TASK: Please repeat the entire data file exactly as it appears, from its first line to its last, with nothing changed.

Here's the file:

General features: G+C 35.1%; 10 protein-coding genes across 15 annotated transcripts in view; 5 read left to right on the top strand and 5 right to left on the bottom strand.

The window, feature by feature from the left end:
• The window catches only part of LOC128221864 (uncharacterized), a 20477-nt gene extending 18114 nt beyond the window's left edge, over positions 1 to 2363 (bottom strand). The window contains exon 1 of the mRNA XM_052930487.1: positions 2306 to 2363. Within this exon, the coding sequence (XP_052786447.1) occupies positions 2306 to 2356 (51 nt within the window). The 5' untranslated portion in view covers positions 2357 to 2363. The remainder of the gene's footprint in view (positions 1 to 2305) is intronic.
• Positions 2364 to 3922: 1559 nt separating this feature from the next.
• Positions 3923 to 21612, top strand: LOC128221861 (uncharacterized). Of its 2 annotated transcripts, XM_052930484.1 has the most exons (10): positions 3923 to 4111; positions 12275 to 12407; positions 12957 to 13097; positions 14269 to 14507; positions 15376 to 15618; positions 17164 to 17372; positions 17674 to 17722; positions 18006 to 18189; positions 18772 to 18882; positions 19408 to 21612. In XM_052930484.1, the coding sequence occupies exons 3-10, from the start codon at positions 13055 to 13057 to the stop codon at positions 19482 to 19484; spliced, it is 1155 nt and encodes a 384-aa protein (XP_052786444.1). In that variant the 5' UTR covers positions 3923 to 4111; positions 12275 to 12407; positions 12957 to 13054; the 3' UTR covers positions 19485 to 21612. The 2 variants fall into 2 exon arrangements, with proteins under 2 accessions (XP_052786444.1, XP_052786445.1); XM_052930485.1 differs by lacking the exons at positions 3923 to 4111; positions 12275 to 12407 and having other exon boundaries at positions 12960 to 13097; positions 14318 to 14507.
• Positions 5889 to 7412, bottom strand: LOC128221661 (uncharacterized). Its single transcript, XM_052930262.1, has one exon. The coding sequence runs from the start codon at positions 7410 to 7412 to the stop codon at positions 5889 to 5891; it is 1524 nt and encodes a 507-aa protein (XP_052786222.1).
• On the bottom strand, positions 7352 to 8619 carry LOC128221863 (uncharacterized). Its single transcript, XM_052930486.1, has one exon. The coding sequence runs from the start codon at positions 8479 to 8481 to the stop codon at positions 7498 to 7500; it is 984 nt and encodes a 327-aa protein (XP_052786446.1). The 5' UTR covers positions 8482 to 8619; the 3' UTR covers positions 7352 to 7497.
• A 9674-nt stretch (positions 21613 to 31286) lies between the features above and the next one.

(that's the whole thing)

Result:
General features: G+C 35.1%; 10 protein-coding genes across 15 annotated transcripts in view; 5 read left to right on the top strand and 5 right to left on the bottom strand.

The window, feature by feature from the left end:
• The window catches only part of LOC128221864 (uncharacterized), a 20477-nt gene extending 18114 nt beyond the window's left edge, over positions 1 to 2363 (bottom strand). The window contains exon 1 of the mRNA XM_052930487.1: positions 2306 to 2363. Within this exon, the coding sequence (XP_052786447.1) occupies positions 2306 to 2356 (51 nt within the window). The 5' untranslated portion in view covers positions 2357 to 2363. The remainder of the gene's footprint in view (positions 1 to 2305) is intronic.
• Positions 2364 to 3922: 1559 nt separating this feature from the next.
• Positions 3923 to 21612, top strand: LOC128221861 (uncharacterized). Of its 2 annotated transcripts, XM_052930484.1 has the most exons (10): positions 3923 to 4111; positions 12275 to 12407; positions 12957 to 13097; positions 14269 to 14507; positions 15376 to 15618; positions 17164 to 17372; positions 17674 to 17722; positions 18006 to 18189; positions 18772 to 18882; positions 19408 to 21612. In XM_052930484.1, the coding sequence occupies exons 3-10, from the start codon at positions 13055 to 13057 to the stop codon at positions 19482 to 19484; spliced, it is 1155 nt and encodes a 384-aa protein (XP_052786444.1). In that variant the 5' UTR covers positions 3923 to 4111; positions 12275 to 12407; positions 12957 to 13054; the 3' UTR covers positions 19485 to 21612. The 2 variants fall into 2 exon arrangements, with proteins under 2 accessions (XP_052786444.1, XP_052786445.1); XM_052930485.1 differs by lacking the exons at positions 3923 to 4111; positions 12275 to 12407 and having other exon boundaries at positions 12960 to 13097; positions 14318 to 14507.
• Positions 5889 to 7412, bottom strand: LOC128221661 (uncharacterized). Its single transcript, XM_052930262.1, has one exon. The coding sequence runs from the start codon at positions 7410 to 7412 to the stop codon at positions 5889 to 5891; it is 1524 nt and encodes a 507-aa protein (XP_052786222.1).
• On the bottom strand, positions 7352 to 8619 carry LOC128221863 (uncharacterized). Its single transcript, XM_052930486.1, has one exon. The coding sequence runs from the start codon at positions 8479 to 8481 to the stop codon at positions 7498 to 7500; it is 984 nt and encodes a 327-aa protein (XP_052786446.1). The 5' UTR covers positions 8482 to 8619; the 3' UTR covers positions 7352 to 7497.
• A 9674-nt stretch (positions 21613 to 31286) lies between the features above and the next one.